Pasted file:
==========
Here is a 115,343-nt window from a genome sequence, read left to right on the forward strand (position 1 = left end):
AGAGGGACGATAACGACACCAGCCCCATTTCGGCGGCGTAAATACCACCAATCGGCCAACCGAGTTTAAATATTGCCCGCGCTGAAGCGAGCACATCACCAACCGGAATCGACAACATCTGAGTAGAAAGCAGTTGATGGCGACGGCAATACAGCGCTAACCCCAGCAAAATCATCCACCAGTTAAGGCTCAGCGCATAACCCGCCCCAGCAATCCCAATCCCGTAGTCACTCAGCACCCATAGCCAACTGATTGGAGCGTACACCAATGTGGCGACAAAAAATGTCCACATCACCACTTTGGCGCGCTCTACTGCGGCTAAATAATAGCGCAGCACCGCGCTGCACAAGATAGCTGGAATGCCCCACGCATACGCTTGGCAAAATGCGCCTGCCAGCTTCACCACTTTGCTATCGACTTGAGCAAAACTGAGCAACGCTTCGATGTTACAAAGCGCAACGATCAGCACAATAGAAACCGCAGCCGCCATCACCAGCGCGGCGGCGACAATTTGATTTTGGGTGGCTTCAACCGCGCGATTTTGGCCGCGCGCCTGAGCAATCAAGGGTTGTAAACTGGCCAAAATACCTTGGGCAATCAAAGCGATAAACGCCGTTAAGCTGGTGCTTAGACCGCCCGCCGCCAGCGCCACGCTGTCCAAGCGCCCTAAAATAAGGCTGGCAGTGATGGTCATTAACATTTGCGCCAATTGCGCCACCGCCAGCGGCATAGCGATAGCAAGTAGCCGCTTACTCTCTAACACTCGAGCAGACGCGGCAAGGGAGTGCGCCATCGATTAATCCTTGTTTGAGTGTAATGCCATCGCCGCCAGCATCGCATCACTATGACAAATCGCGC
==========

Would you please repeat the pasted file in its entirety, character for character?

Here is a 115,343-nt window from a genome sequence, read left to right on the forward strand (position 1 = left end):
AGAGGGACGATAACGACACCAGCCCCATTTCGGCGGCGTAAATACCACCAATCGGCCAACCGAGTTTAAATATTGCCCGCGCTGAAGCGAGCACATCACCAACCGGAATCGACAACATCTGAGTAGAAAGCAGTTGATGGCGACGGCAATACAGCGCTAACCCCAGCAAAATCATCCACCAGTTAAGGCTCAGCGCATAACCCGCCCCAGCAATCCCAATCCCGTAGTCACTCAGCACCCATAGCCAACTGATTGGAGCGTACACCAATGTGGCGACAAAAAATGTCCACATCACCACTTTGGCGCGCTCTACTGCGGCTAAATAATAGCGCAGCACCGCGCTGCACAAGATAGCTGGAATGCCCCACGCATACGCTTGGCAAAATGCGCCTGCCAGCTTCACCACTTTGCTATCGACTTGAGCAAAACTGAGCAACGCTTCGATGTTACAAAGCGCAACGATCAGCACAATAGAAACCGCAGCCGCCATCACCAGCGCGGCGGCGACAATTTGATTTTGGGTGGCTTCAACCGCGCGATTTTGGCCGCGCGCCTGAGCAATCAAGGGTTGTAAACTGGCCAAAATACCTTGGGCAATCAAAGCGATAAACGCCGTTAAGCTGGTGCTTAGACCGCCCGCCGCCAGCGCCACGCTGTCCAAGCGCCCTAAAATAAGGCTGGCAGTGATGGTCATTAACATTTGCGCCAATTGCGCCACCGCCAGCGGCATAGCGATAGCAAGTAGCCGCTTACTCTCTAACACTCGAGCAGACGCGGCAAGGGAGTGCGCCATCGATTAATCCTTGTTTGAGTGTAATGCCATCGCCGCCAGCATCGCATCACTATGACAAATCGCGC